The compaction of chromatin, accessed through coarse-grained modeling and simulation, reveals different folding patterns as a function of the nucleosome repeat length (NRL), the presence of the linker histone, and the ionic strength. Our results indicate that the linker histone has negligible influence on short NRL fibers, whereas for longer NRL fibers it works like, and in tandem with, concentrated positive counterions to condense the chromatin fiber. Longer NRL fibers also exhibit structural heterogeneity, with solenoid-like conformations viable in addition to irregular zigzags. These features of chromatin and associated internucleosomal patterns presented here help interpret structural dependencies of the chromatin fiber on internal and external factors. In particular, we suggest that longer-NRL are more advantageous for packing and achieving various levels of fiber compaction throughout the cell cycle.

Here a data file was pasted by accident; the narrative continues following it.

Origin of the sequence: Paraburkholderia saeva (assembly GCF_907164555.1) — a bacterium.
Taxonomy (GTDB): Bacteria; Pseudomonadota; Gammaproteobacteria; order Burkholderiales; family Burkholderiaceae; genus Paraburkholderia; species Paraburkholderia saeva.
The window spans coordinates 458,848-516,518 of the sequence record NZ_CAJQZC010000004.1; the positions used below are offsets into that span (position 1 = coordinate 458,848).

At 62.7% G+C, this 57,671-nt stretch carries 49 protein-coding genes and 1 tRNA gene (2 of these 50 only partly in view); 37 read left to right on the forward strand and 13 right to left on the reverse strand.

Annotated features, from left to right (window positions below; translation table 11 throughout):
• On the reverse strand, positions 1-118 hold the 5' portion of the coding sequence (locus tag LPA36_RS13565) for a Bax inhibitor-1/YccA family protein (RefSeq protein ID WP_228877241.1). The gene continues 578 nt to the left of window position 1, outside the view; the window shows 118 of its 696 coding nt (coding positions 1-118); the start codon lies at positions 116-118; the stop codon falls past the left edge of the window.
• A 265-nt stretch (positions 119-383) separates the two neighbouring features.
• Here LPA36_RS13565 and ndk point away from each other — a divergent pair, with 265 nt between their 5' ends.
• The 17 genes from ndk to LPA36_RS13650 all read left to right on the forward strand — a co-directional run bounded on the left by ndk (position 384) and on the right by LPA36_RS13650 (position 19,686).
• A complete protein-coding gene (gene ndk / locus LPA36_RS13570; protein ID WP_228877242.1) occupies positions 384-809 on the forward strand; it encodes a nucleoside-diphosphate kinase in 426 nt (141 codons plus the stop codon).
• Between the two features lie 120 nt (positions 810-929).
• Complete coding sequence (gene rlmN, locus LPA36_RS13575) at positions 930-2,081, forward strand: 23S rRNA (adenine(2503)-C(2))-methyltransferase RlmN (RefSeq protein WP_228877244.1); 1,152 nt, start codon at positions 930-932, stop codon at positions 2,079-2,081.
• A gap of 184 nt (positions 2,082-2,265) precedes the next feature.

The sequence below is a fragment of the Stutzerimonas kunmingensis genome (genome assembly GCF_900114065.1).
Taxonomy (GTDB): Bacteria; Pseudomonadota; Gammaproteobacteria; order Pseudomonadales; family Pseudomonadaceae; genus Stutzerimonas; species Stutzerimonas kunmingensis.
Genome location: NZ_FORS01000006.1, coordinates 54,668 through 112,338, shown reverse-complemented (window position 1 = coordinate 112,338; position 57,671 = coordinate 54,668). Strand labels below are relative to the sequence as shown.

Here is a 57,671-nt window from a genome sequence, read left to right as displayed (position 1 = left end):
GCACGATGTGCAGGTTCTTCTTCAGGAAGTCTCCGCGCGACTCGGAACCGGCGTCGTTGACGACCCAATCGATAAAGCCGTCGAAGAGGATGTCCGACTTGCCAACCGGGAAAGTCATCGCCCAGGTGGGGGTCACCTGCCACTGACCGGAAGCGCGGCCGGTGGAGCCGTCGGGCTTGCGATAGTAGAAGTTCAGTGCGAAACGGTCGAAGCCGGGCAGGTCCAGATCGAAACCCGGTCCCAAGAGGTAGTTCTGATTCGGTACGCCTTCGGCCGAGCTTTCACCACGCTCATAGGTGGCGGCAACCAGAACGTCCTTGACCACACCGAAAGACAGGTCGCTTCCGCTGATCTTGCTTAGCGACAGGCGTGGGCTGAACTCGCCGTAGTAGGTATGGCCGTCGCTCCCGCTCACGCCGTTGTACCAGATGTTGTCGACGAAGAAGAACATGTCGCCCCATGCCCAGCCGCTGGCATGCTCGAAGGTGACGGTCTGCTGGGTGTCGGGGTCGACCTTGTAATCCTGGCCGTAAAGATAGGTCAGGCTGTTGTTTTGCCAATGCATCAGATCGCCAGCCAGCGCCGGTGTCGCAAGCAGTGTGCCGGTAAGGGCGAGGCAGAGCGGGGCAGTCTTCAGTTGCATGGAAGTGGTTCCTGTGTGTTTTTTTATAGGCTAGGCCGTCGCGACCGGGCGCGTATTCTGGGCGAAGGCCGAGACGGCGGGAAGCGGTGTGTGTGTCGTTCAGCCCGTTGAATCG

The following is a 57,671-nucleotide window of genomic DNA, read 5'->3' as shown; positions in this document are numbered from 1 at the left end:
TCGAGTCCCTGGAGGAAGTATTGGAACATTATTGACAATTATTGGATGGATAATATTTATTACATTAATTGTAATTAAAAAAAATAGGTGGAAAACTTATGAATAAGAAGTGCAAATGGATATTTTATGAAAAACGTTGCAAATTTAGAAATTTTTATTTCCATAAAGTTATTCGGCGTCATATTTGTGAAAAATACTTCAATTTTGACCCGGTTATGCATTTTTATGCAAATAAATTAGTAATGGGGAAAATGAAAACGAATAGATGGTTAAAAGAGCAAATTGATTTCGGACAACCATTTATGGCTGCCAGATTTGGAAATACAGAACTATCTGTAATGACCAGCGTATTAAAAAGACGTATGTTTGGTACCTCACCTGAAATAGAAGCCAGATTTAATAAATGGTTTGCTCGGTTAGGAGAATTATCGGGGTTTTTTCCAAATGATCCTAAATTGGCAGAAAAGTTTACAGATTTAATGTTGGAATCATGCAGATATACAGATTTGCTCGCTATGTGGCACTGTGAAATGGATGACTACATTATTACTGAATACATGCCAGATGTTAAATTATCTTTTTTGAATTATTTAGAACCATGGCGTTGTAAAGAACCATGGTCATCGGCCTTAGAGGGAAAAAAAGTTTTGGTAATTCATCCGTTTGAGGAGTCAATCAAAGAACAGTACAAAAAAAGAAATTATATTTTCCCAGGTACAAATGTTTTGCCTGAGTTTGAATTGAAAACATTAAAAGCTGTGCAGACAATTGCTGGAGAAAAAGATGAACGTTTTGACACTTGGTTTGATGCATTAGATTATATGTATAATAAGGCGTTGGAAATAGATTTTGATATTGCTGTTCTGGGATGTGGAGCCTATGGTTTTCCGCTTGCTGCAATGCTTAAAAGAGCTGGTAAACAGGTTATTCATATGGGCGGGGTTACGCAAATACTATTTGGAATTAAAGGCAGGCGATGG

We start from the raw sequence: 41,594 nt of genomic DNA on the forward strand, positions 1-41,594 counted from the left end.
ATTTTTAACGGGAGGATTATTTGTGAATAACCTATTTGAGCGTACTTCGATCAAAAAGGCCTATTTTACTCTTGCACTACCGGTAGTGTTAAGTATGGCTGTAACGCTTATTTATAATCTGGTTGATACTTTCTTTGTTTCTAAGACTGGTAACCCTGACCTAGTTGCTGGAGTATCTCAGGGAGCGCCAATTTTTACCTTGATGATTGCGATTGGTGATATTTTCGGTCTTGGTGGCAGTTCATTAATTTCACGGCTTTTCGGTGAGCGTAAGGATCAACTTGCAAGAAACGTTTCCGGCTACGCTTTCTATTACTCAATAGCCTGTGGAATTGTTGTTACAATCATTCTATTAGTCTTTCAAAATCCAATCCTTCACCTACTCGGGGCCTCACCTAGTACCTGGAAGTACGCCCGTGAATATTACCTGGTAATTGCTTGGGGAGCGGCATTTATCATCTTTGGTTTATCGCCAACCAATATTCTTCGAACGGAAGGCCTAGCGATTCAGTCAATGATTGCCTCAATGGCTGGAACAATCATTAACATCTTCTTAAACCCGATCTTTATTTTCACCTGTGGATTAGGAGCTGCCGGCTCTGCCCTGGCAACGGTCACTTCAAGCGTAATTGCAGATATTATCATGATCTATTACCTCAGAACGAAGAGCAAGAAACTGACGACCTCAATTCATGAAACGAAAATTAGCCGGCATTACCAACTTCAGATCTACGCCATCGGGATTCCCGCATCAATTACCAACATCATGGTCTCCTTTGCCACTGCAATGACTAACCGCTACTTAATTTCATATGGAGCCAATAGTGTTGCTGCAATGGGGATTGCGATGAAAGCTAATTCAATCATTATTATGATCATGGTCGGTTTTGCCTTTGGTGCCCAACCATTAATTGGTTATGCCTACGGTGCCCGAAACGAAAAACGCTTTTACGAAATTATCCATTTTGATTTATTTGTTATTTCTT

ASJC Scopus subject areas
- Physics and Astronomy(all)
- Physical and Theoretical Chemistry